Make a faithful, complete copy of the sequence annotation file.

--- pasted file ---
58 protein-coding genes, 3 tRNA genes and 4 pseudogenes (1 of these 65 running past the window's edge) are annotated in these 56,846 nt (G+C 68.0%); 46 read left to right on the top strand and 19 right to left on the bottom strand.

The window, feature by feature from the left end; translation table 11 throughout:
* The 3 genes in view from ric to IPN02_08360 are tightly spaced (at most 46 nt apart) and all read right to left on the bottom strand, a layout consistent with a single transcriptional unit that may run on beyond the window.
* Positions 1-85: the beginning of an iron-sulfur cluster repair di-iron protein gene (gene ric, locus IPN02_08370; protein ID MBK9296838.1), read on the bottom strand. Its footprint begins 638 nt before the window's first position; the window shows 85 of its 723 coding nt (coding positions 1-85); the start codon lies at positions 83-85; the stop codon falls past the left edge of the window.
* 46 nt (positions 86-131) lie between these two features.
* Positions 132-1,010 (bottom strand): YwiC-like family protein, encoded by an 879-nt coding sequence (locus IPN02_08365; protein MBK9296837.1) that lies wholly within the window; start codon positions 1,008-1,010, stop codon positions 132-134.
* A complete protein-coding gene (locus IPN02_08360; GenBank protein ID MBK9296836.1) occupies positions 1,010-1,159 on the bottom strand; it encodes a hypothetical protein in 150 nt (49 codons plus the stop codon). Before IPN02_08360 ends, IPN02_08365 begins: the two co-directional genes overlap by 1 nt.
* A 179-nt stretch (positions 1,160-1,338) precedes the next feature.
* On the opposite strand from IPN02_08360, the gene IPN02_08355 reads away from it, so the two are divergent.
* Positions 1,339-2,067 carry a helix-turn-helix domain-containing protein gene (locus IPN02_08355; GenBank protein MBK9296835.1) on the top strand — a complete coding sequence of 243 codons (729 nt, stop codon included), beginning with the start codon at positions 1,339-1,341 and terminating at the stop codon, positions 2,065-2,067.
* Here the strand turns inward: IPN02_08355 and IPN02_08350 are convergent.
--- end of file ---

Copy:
58 protein-coding genes, 3 tRNA genes and 4 pseudogenes (1 of these 65 running past the window's edge) are annotated in these 56,846 nt (G+C 68.0%); 46 read left to right on the top strand and 19 right to left on the bottom strand.

The window, feature by feature from the left end; translation table 11 throughout:
* The 3 genes in view from ric to IPN02_08360 are tightly spaced (at most 46 nt apart) and all read right to left on the bottom strand, a layout consistent with a single transcriptional unit that may run on beyond the window.
* Positions 1-85: the beginning of an iron-sulfur cluster repair di-iron protein gene (gene ric, locus IPN02_08370; protein ID MBK9296838.1), read on the bottom strand. Its footprint begins 638 nt before the window's first position; the window shows 85 of its 723 coding nt (coding positions 1-85); the start codon lies at positions 83-85; the stop codon falls past the left edge of the window.
* 46 nt (positions 86-131) lie between these two features.
* Positions 132-1,010 (bottom strand): YwiC-like family protein, encoded by an 879-nt coding sequence (locus IPN02_08365; protein MBK9296837.1) that lies wholly within the window; start codon positions 1,008-1,010, stop codon positions 132-134.
* A complete protein-coding gene (locus IPN02_08360; GenBank protein ID MBK9296836.1) occupies positions 1,010-1,159 on the bottom strand; it encodes a hypothetical protein in 150 nt (49 codons plus the stop codon). Before IPN02_08360 ends, IPN02_08365 begins: the two co-directional genes overlap by 1 nt.
* A 179-nt stretch (positions 1,160-1,338) precedes the next feature.
* On the opposite strand from IPN02_08360, the gene IPN02_08355 reads away from it, so the two are divergent.
* Positions 1,339-2,067 carry a helix-turn-helix domain-containing protein gene (locus IPN02_08355; GenBank protein MBK9296835.1) on the top strand — a complete coding sequence of 243 codons (729 nt, stop codon included), beginning with the start codon at positions 1,339-1,341 and terminating at the stop codon, positions 2,065-2,067.
* Here the strand turns inward: IPN02_08355 and IPN02_08350 are convergent.